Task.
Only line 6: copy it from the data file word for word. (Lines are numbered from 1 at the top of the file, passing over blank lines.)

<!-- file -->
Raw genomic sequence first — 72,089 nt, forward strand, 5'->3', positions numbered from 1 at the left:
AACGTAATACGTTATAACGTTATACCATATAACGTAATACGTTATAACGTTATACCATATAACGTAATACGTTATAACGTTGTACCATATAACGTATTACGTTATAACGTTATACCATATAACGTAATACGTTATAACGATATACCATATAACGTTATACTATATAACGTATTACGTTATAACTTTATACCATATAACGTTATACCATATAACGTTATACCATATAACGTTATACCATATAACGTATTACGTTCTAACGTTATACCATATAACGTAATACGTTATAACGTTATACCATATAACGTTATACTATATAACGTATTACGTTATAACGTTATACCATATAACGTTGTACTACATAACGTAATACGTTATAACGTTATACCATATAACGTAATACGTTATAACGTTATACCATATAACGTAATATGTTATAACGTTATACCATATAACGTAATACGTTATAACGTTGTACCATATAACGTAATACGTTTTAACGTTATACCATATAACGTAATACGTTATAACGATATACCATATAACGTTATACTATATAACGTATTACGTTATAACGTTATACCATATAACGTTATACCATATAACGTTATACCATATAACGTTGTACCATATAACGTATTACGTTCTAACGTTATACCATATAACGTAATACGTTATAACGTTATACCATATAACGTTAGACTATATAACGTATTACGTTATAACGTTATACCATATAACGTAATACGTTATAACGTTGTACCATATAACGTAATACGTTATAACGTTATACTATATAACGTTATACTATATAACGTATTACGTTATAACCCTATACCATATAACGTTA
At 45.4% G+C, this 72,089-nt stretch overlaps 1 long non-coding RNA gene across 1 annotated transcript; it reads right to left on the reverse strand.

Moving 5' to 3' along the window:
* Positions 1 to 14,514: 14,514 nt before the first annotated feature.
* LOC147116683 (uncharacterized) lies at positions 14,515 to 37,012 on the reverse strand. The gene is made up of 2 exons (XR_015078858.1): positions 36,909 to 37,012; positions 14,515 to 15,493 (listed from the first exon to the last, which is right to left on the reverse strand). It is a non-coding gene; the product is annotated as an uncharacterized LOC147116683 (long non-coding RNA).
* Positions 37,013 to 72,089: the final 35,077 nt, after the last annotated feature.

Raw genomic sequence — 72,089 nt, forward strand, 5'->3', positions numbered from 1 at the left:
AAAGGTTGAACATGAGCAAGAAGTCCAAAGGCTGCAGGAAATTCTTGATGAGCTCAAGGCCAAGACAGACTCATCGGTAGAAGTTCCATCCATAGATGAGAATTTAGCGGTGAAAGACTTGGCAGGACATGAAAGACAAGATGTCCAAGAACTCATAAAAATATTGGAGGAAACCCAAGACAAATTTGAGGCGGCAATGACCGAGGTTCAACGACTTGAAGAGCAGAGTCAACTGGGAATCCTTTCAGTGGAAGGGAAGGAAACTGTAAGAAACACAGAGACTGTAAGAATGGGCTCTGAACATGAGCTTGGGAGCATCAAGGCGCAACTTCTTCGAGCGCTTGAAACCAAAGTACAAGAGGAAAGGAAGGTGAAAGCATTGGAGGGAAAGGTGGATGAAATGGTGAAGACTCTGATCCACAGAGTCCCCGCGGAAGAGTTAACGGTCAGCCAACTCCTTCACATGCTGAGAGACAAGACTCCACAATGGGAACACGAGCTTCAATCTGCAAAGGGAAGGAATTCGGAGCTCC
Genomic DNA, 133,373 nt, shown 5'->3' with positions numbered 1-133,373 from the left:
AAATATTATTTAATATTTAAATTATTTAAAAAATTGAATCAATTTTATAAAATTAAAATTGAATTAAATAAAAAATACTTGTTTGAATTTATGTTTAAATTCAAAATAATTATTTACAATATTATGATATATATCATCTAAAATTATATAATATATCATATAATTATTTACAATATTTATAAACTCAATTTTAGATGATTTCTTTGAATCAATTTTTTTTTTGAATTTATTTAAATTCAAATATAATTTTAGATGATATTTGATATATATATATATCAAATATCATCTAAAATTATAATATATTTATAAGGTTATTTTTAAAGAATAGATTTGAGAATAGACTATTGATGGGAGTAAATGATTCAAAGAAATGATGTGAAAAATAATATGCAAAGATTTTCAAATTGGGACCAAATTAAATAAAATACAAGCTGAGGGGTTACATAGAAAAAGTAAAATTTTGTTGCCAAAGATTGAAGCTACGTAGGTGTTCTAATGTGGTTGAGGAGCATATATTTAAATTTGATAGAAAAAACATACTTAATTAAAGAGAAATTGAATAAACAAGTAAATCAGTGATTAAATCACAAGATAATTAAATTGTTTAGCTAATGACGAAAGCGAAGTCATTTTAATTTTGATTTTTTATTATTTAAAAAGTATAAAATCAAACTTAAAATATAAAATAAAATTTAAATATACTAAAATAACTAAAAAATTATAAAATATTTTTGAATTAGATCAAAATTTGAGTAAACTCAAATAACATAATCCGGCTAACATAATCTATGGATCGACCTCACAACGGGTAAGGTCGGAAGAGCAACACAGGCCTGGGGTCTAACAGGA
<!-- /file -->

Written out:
* LOC147116683 (uncharacterized) lies at positions 14,515 to 37,012 on the reverse strand. The gene is made up of 2 exons (XR_015078858.1): positions 36,909 to 37,012; positions 14,515 to 15,493 (listed from the first exon to the last, which is right to left on the reverse strand). It is a non-coding gene; the product is annotated as an uncharacterized LOC147116683 (long non-coding RNA).